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One of my favorite authors uses past tenses in the following manner:

  • Other than Camden and Luke’s cousin Alex, who were stood outside the main doors talking, no one was in sight.

    An American would write "... were standing..."

  • Stood in front of him, Tate folded his arms.

    An American would say, "Standing in front..."

  • Khloé found herself stood in—ah, hell—a basement.

    An American would use, "... standing in..."

Is this correct British grammar? Why the difference between regions?

I read sentences like these and my American brain stumbles and hiccups.

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  • 1
    You don't fancy telling us who the author is? This question is primarily about "am sat" but also mentions "were stood".
    – Stuart F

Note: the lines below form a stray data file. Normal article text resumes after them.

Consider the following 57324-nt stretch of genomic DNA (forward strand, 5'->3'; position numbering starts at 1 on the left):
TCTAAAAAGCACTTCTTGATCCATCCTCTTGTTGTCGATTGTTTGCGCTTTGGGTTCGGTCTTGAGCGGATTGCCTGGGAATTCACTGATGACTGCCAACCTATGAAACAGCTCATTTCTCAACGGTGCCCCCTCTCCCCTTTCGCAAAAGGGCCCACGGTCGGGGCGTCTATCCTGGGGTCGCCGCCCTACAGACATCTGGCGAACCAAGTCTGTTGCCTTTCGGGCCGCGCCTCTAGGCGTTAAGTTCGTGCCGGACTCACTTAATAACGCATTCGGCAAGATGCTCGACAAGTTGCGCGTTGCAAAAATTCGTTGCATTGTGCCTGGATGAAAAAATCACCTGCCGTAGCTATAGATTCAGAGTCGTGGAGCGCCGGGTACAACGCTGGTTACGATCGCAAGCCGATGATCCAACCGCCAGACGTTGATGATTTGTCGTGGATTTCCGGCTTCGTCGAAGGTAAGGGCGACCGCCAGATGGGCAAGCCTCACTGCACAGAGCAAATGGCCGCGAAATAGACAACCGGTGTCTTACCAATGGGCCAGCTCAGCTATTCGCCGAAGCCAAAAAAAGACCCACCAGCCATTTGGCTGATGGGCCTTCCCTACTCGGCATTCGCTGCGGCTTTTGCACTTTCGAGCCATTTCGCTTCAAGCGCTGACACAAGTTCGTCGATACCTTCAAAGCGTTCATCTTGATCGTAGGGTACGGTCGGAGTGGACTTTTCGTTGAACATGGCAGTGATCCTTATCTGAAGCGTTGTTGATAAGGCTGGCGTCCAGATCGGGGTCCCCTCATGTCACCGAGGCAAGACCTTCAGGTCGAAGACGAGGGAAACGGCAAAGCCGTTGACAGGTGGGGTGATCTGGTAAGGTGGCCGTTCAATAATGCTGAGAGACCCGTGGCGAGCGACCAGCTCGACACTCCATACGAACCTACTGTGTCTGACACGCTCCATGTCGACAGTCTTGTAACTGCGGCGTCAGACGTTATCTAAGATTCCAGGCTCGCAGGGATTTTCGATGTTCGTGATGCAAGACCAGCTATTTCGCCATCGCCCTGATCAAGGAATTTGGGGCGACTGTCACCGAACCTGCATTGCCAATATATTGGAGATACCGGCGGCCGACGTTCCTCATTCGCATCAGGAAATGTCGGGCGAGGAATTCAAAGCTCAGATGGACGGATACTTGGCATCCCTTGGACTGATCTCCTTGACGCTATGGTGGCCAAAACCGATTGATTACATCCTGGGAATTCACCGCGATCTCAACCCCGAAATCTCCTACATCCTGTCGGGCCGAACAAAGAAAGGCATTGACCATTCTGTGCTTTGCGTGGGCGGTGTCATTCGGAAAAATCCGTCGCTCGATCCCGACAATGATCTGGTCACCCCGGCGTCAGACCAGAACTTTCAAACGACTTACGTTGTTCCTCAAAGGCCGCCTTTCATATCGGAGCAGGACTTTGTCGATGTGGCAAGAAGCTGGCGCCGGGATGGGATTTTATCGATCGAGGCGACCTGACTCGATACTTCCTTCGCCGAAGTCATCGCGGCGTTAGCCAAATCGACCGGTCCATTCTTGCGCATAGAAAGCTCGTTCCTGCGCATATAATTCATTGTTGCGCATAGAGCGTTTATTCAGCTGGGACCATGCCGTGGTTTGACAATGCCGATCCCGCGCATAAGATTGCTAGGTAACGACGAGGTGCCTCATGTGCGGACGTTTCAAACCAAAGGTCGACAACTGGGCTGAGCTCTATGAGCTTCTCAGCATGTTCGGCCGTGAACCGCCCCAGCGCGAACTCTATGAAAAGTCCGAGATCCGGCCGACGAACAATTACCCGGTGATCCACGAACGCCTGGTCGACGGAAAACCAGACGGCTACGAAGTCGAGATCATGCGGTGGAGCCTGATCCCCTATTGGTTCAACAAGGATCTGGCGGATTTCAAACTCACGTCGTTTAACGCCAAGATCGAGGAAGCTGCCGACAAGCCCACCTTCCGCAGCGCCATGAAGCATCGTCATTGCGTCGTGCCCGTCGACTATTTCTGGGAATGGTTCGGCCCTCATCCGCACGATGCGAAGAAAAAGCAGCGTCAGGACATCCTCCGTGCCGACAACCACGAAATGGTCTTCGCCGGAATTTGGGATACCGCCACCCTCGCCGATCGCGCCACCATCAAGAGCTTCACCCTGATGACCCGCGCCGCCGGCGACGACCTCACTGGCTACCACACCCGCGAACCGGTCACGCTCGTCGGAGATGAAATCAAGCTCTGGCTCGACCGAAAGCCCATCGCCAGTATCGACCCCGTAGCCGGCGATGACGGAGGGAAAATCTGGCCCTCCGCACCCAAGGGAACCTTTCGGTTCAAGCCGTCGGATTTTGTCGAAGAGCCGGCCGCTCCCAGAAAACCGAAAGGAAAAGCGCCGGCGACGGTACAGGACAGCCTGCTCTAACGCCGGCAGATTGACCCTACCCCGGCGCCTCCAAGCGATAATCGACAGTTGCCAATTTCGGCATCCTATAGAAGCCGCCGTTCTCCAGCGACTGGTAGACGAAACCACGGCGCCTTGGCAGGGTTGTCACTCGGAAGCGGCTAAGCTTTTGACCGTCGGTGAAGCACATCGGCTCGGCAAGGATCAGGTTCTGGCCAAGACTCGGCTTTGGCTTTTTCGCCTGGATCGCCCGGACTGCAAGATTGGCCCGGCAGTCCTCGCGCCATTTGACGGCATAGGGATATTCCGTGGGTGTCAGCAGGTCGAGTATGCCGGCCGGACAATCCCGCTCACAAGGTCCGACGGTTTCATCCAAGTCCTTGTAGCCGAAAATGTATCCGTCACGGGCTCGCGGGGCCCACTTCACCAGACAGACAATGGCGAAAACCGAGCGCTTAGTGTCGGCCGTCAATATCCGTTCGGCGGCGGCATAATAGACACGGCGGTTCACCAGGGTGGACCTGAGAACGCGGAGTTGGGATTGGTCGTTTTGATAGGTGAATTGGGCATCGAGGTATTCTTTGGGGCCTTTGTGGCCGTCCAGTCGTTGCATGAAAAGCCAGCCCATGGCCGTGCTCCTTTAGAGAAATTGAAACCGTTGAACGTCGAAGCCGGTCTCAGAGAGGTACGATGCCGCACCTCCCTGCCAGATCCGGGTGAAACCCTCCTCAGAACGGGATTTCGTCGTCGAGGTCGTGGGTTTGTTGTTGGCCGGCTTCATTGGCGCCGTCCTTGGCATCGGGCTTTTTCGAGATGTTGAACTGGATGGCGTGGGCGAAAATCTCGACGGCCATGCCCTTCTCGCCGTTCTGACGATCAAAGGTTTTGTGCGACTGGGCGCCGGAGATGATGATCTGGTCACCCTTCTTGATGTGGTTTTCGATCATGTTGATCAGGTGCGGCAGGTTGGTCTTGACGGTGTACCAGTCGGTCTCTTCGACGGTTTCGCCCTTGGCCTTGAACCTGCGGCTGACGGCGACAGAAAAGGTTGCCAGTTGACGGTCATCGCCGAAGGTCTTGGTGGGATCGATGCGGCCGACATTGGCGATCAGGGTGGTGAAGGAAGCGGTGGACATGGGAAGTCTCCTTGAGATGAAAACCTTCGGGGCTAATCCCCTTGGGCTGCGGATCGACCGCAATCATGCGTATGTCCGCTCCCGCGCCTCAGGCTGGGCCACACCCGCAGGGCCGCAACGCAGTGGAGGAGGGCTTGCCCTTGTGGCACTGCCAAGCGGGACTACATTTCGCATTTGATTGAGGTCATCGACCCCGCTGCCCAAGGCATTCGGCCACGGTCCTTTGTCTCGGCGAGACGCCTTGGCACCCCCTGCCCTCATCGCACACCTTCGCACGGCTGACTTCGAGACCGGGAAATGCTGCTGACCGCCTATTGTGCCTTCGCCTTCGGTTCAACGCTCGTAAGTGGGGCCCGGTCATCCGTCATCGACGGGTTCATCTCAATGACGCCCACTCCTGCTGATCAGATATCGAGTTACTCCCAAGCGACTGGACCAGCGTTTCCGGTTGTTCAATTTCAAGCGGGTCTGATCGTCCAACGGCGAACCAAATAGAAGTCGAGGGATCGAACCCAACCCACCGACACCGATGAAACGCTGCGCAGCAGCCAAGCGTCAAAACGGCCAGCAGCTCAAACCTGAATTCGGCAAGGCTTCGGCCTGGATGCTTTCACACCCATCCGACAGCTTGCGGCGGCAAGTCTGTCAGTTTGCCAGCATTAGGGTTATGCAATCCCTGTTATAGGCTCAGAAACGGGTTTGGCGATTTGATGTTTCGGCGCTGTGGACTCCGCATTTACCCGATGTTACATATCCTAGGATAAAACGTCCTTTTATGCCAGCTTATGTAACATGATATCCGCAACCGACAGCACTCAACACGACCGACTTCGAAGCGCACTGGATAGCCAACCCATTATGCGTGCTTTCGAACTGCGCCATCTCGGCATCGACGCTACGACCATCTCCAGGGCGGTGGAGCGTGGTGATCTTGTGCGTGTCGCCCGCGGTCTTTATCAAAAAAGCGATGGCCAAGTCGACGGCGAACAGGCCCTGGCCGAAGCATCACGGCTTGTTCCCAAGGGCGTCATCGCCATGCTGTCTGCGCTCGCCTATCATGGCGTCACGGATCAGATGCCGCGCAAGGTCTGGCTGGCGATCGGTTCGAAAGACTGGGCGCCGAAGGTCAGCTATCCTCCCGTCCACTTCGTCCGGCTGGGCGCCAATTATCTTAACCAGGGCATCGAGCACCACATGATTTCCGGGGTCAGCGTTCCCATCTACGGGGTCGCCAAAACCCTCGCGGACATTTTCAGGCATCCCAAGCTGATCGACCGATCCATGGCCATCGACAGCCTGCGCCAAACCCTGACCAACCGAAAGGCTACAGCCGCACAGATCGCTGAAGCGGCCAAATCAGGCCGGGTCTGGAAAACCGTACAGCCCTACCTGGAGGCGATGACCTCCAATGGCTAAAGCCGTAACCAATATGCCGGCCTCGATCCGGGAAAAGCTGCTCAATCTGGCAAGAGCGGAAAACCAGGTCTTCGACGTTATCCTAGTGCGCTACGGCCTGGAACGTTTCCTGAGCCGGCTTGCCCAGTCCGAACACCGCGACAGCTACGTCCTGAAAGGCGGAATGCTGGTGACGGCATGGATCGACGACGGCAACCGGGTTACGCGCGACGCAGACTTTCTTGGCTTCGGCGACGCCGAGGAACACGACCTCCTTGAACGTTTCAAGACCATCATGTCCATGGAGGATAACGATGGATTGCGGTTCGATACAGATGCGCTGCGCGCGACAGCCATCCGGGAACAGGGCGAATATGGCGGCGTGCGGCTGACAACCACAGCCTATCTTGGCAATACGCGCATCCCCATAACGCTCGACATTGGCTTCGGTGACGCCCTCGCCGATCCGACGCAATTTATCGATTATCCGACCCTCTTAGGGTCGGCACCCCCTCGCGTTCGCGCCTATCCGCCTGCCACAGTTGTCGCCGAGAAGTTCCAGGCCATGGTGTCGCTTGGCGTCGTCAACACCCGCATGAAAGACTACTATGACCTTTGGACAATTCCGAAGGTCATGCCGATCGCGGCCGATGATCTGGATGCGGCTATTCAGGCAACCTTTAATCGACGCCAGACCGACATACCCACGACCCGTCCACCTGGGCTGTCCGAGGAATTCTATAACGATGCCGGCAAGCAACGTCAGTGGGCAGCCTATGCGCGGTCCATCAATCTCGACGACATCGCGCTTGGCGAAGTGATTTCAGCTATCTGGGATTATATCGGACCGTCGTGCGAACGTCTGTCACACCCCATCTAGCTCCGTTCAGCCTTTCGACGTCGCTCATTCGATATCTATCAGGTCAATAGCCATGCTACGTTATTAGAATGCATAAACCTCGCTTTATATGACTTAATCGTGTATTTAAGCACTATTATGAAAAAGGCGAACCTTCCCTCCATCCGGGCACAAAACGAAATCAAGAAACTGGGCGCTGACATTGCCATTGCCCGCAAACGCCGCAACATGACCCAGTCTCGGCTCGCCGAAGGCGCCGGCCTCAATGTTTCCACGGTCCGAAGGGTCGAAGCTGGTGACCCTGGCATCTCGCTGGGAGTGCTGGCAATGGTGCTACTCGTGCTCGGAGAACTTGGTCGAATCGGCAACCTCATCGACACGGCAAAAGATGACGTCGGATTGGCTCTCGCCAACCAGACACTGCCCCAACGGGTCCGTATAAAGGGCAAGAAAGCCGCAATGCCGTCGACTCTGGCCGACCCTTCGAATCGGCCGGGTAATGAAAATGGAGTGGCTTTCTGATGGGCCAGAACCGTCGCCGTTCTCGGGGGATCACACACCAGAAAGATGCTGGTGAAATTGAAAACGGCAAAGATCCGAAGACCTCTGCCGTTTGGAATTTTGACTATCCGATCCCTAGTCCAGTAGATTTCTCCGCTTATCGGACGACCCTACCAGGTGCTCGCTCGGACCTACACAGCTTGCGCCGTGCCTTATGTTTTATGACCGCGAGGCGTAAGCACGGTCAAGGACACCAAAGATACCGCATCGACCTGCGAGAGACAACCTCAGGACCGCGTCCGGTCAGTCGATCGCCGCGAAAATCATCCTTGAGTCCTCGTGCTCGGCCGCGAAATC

Jan 19 at 18:27
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    Yes, the Brits use "were stood" for "were standing" and "were sat" for "were sitting". It is fine and it is standard in British English, I believe. Funny though for an AmE speaker. I am very surprised by what people say here because I see/hear these forms in series and movies all the time. Am I the only one watching British stuff and listening to the speakers?
    – Lambie
    Jan 19 at 18:44
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    That doesn't read like conventional UK English. I suspect that stood is used in the sense of "place." A teacher stood the student in the hallway when he wouldn't stop talking. The "were" is to make it passive.
    – Zan700
    Jan 19 at 18:44
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    It's misleading to present this as AmE and BrE "alternatives". The PP form is extremely informal / dialectal in BrE. But I also have the impression that Brits today are in general less concerned about "correct" grammar than Americans. It's probably relevant that British TV features ever more presenters with strong accents, and there been a huge increase in glottal stops from people telling us the news and weather, in recent years. They'd never have been hired at all a few decades ago, but nowadays, "ordinary people" are much sought after for such jobs. Jan 19 at 18:49